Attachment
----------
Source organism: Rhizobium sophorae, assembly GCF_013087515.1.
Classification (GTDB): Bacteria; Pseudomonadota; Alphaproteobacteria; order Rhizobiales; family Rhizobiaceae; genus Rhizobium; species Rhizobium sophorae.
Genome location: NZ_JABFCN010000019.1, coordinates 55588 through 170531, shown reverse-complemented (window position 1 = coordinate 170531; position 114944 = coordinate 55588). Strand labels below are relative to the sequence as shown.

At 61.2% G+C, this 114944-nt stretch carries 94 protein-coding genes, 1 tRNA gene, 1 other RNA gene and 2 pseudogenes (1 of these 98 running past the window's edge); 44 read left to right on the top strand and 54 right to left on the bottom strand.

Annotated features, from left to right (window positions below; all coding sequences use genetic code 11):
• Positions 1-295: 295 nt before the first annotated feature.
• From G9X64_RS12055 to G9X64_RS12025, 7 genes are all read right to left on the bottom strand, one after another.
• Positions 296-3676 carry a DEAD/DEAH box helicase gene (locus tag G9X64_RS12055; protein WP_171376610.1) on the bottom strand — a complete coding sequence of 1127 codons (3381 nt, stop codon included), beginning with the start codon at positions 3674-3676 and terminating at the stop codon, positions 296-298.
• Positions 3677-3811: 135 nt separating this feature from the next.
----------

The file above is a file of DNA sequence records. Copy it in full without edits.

Source organism: Rhizobium sophorae, assembly GCF_013087515.1.
Classification (GTDB): Bacteria; Pseudomonadota; Alphaproteobacteria; order Rhizobiales; family Rhizobiaceae; genus Rhizobium; species Rhizobium sophorae.
Genome location: NZ_JABFCN010000019.1, coordinates 55588 through 170531, shown reverse-complemented (window position 1 = coordinate 170531; position 114944 = coordinate 55588). Strand labels below are relative to the sequence as shown.

At 61.2% G+C, this 114944-nt stretch carries 94 protein-coding genes, 1 tRNA gene, 1 other RNA gene and 2 pseudogenes (1 of these 98 running past the window's edge); 44 read left to right on the top strand and 54 right to left on the bottom strand.

Annotated features, from left to right (window positions below; all coding sequences use genetic code 11):
• Positions 1-295: 295 nt before the first annotated feature.
• From G9X64_RS12055 to G9X64_RS12025, 7 genes are all read right to left on the bottom strand, one after another.
• Positions 296-3676 carry a DEAD/DEAH box helicase gene (locus tag G9X64_RS12055; protein WP_171376610.1) on the bottom strand — a complete coding sequence of 1127 codons (3381 nt, stop codon included), beginning with the start codon at positions 3674-3676 and terminating at the stop codon, positions 296-298.
• Positions 3677-3811: 135 nt separating this feature from the next.